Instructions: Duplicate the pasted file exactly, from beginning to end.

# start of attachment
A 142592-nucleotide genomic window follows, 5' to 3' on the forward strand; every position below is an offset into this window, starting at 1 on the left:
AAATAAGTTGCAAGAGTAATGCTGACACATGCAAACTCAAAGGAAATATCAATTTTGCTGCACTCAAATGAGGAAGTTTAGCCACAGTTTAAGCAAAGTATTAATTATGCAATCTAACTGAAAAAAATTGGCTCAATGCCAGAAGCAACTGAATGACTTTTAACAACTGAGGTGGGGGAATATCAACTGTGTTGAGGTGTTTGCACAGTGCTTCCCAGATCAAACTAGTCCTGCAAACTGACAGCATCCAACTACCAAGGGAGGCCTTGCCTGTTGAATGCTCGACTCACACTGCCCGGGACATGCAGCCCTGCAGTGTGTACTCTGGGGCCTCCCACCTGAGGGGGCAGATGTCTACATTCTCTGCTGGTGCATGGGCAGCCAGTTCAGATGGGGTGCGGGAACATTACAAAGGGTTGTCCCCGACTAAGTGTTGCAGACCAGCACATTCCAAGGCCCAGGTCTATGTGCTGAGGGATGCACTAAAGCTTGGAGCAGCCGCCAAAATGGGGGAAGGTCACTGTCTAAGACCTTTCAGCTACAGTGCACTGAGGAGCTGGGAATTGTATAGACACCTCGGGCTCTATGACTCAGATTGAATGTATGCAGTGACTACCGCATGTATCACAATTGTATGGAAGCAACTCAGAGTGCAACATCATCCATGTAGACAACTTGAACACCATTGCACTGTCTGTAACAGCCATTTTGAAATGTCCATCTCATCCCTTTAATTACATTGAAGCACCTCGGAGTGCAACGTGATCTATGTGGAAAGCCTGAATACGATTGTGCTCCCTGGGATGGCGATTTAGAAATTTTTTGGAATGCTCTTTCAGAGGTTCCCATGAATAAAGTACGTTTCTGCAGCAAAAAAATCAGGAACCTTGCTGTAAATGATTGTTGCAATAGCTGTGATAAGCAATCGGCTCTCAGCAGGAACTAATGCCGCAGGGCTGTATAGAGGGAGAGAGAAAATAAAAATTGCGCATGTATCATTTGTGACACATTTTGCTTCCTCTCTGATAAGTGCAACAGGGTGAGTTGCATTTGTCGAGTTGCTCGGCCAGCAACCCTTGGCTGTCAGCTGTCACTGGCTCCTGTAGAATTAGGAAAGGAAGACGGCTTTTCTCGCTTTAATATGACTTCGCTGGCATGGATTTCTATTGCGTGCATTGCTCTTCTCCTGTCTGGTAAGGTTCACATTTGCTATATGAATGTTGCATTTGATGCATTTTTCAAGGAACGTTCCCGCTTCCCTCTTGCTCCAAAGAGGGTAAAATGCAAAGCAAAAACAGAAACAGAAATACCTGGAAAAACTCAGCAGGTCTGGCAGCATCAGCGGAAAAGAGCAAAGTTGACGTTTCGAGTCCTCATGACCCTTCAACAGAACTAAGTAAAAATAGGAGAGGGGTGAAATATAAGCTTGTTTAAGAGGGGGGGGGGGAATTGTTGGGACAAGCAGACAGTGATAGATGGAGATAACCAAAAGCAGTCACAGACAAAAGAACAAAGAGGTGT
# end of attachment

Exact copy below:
A 142592-nucleotide genomic window follows, 5' to 3' on the forward strand; every position below is an offset into this window, starting at 1 on the left:
AAATAAGTTGCAAGAGTAATGCTGACACATGCAAACTCAAAGGAAATATCAATTTTGCTGCACTCAAATGAGGAAGTTTAGCCACAGTTTAAGCAAAGTATTAATTATGCAATCTAACTGAAAAAAATTGGCTCAATGCCAGAAGCAACTGAATGACTTTTAACAACTGAGGTGGGGGAATATCAACTGTGTTGAGGTGTTTGCACAGTGCTTCCCAGATCAAACTAGTCCTGCAAACTGACAGCATCCAACTACCAAGGGAGGCCTTGCCTGTTGAATGCTCGACTCACACTGCCCGGGACATGCAGCCCTGCAGTGTGTACTCTGGGGCCTCCCACCTGAGGGGGCAGATGTCTACATTCTCTGCTGGTGCATGGGCAGCCAGTTCAGATGGGGTGCGGGAACATTACAAAGGGTTGTCCCCGACTAAGTGTTGCAGACCAGCACATTCCAAGGCCCAGGTCTATGTGCTGAGGGATGCACTAAAGCTTGGAGCAGCCGCCAAAATGGGGGAAGGTCACTGTCTAAGACCTTTCAGCTACAGTGCACTGAGGAGCTGGGAATTGTATAGACACCTCGGGCTCTATGACTCAGATTGAATGTATGCAGTGACTACCGCATGTATCACAATTGTATGGAAGCAACTCAGAGTGCAACATCATCCATGTAGACAACTTGAACACCATTGCACTGTCTGTAACAGCCATTTTGAAATGTCCATCTCATCCCTTTAATTACATTGAAGCACCTCGGAGTGCAACGTGATCTATGTGGAAAGCCTGAATACGATTGTGCTCCCTGGGATGGCGATTTAGAAATTTTTTGGAATGCTCTTTCAGAGGTTCCCATGAATAAAGTACGTTTCTGCAGCAAAAAAATCAGGAACCTTGCTGTAAATGATTGTTGCAATAGCTGTGATAAGCAATCGGCTCTCAGCAGGAACTAATGCCGCAGGGCTGTATAGAGGGAGAGAGAAAATAAAAATTGCGCATGTATCATTTGTGACACATTTTGCTTCCTCTCTGATAAGTGCAACAGGGTGAGTTGCATTTGTCGAGTTGCTCGGCCAGCAACCCTTGGCTGTCAGCTGTCACTGGCTCCTGTAGAATTAGGAAAGGAAGACGGCTTTTCTCGCTTTAATATGACTTCGCTGGCATGGATTTCTATTGCGTGCATTGCTCTTCTCCTGTCTGGTAAGGTTCACATTTGCTATATGAATGTTGCATTTGATGCATTTTTCAAGGAACGTTCCCGCTTCCCTCTTGCTCCAAAGAGGGTAAAATGCAAAGCAAAAACAGAAACAGAAATACCTGGAAAAACTCAGCAGGTCTGGCAGCATCAGCGGAAAAGAGCAAAGTTGACGTTTCGAGTCCTCATGACCCTTCAACAGAACTAAGTAAAAATAGGAGAGGGGTGAAATATAAGCTTGTTTAAGAGGGGGGGGGGGAATTGTTGGGACAAGCAGACAGTGATAGATGGAGATAACCAAAAGCAGTCACAGACAAAAGAACAAAGAGGTGT